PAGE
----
A four-time Grammy award-winner, Michael Bublé was born in Burnaby, British Columbia, Canada, one of three children. His interest in music began at a young age, but when he was 13 that his family realised his singing talent. He got his big break when singing at a wedding, where he was introduced to music producer David Foster.
Michael Bublé’s self-titled debut album was released in 2001 and he’s gone on to sell 75 million records – and counting. Ahead of a new tour in May, Bublé writes his Letter To My Younger Self, recalling his youthful ambition and self-belief, growing up surrounded by the love and support of his family.
At 16 I was utterly in love with music. I was so ambitious in knowing exactly who and what I wanted to be. My grandfather, who was a plumber, was already sneaking me into nightclubs and bars and doing free plumbing work for club owners and musicians who let a 16-year-old kid get up on stage and sing with them. I was in love with Dean Martin, Bobby Darin, Frank Sinatra, Harry Connick Jr, Ella and Louis Armstrong and Louie Prima, the great Italian-American singers. And I loved Elvis. It was interesting – at that age, I had a sense that I was unique. Part of what was so romantic for me was that I knew I was different, and we all want to be unique. I thought wow, this passion and this love and this voice I have, they make me unique. I was really lucky – I had such a wonderful supportive family, they loved me enough to take me to all the auditions and get me singing lessons and take me to the clubs. There’s nothing better than living on potential at 16 years old. And that’s what I was doing.
I think when I heard music, I believed I heard the voice of God. I knew that music and creating was just a massive part of my being and my makeup. And I knew I wouldn’t be fulfilled if I didn’t go in that direction. That direction could have been in a million other ways – movie acting, journalism. I got very close to going into journalism. People interest me, their stories interest me, and telling stories interests me as a creator. So many times I thought well, if this doesn’t work out for me, I’ll go to the other side of the microphone, and I’ll talk to people I admire. I think I have charisma and I’m a good storyteller, I really enjoy that world. So if I can’t be the one who’s being interviewed, I’ll be the one who does the interviews.
My grandpa was a wonderful man, a kind and humble man. He was a working man who just loved music. He wasn’t a singer or a songwriter, but he had a deep affinity for music and I think he was a hopeless romantic. He would sit with me and play me songs – like, this is the song that I first danced with grandma to. We would sit in the kitchen every day when I came home from school. And isn’t that funny – when the other kids finished school, they’d go straight off with their buddies to the mall. Well, first thing me and my buddies did after school was, boom, go right to my grandma and grandpa’s house where my grandma would make us food. Then I would sit at the table and my grandpa would say OK, sunshine – he called me sunshine – did you learn the songs I put on the tape for you? And I would say yeah, and he’d say, OK, I want you to sing this one. Then I want you to sing this one. Then sing grandma’s song. And I’d sing something like (he starts singing) ‘You always hurt the one you love, the one you shouldn’t hurt at all.’ Then he would test me – he’d say you don’t know There Must Be a Way. You couldn’t, because I only gave that to you today. And I would go (sings) ‘There must be a way to help me forget that we’re through.’ And then we would sit and bullshit about hockey and our Vancouver Canucks and… we were just kindred spirits. I don’t know what to say.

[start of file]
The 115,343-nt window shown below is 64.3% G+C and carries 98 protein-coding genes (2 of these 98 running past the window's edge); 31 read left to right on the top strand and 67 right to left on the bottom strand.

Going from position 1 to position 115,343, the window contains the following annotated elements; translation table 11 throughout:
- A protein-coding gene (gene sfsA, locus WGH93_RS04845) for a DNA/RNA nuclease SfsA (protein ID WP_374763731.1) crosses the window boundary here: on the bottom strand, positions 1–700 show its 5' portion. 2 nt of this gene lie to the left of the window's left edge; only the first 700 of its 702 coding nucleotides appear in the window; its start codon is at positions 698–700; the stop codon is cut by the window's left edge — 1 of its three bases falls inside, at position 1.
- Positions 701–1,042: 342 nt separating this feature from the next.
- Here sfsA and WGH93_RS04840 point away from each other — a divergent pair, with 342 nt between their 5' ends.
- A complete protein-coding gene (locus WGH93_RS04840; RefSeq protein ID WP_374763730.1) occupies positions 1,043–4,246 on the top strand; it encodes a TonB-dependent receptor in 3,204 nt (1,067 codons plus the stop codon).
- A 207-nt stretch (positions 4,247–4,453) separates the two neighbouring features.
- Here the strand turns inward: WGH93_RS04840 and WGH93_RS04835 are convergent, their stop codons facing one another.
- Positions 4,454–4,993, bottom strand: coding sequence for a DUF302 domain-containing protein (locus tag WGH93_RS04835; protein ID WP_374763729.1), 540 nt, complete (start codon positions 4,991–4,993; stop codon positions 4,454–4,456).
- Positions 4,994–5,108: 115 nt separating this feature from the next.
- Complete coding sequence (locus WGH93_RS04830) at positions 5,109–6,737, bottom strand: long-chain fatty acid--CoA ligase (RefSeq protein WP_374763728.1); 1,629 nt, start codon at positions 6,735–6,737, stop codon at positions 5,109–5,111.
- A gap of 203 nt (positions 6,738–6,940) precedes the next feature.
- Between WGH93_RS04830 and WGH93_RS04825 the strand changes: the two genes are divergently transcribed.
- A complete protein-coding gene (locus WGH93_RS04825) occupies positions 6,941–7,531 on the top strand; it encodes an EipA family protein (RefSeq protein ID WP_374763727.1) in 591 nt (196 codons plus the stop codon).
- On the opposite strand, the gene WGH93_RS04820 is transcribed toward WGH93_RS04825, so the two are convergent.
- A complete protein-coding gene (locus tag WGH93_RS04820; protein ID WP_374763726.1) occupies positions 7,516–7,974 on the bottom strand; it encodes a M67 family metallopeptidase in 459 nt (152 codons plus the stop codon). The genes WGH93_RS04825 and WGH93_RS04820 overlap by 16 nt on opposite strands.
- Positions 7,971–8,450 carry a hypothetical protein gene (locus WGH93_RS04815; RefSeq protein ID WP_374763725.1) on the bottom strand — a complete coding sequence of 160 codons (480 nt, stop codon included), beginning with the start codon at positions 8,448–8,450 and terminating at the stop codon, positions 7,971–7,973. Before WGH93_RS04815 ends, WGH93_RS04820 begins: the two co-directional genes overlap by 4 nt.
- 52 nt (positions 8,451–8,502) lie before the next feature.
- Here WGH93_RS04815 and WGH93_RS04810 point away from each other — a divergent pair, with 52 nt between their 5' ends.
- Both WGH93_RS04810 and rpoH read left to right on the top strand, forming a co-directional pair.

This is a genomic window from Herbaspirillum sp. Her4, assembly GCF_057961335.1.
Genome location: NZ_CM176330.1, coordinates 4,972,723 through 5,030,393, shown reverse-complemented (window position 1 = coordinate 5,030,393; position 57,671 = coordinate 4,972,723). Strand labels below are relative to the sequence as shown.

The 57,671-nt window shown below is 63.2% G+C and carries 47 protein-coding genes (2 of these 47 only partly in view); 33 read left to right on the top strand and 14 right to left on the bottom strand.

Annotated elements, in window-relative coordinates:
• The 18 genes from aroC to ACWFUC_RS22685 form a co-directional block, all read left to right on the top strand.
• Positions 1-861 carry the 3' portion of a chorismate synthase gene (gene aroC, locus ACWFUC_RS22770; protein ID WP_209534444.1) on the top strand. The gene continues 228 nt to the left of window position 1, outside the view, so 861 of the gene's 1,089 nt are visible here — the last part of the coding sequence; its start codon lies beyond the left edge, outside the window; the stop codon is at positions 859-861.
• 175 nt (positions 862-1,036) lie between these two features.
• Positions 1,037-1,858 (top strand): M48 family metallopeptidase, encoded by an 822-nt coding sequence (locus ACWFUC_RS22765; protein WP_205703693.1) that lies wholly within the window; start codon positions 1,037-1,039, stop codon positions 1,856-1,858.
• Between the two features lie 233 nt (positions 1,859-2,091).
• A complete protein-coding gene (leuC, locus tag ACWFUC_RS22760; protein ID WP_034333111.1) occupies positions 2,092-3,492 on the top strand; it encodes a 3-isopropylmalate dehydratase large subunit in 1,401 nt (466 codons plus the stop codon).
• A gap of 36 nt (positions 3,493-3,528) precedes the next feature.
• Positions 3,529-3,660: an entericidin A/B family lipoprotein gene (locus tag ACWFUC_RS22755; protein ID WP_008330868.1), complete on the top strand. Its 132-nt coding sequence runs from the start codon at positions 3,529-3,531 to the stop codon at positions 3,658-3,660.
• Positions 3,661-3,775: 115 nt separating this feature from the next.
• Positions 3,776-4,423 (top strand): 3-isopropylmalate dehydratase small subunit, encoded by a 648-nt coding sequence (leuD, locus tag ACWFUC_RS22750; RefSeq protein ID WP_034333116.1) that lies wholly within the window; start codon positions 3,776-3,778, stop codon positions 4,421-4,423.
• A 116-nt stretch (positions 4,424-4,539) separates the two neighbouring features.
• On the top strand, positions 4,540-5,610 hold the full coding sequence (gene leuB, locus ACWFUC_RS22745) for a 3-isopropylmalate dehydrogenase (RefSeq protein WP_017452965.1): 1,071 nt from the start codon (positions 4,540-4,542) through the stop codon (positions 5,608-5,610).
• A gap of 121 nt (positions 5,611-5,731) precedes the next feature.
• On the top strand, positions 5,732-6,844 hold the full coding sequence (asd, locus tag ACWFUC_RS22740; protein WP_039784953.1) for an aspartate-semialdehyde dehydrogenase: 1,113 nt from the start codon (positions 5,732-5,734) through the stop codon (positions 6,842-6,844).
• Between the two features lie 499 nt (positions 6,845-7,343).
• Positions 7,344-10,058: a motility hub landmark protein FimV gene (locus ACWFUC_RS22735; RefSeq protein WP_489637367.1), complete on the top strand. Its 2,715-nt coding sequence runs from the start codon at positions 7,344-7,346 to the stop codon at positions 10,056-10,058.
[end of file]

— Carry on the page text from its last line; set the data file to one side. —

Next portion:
My grandmother was later diagnosed with dementia and Alzheimer’s. But while she forgot so many other things, she never forgot the lyrics of songs. So I would go to the kitchen with her and grab her and we would dance. She would sing the songs with me. (Sings) ‘I want some red roses for a blue lady.’ And that was my life. I was so lucky because I had that close relationship with my grandparents. We were together every day. And now I’ve recreated that with my own family. Because we have such a tight-knit connection with my mum and dad and my wife’s mum and dad and the kids – as a matter of fact, I bought the house next door so they could live next to us because I love having them around so much. That meant so much to me growing up, it formed who I was. So I wanted that for my kids.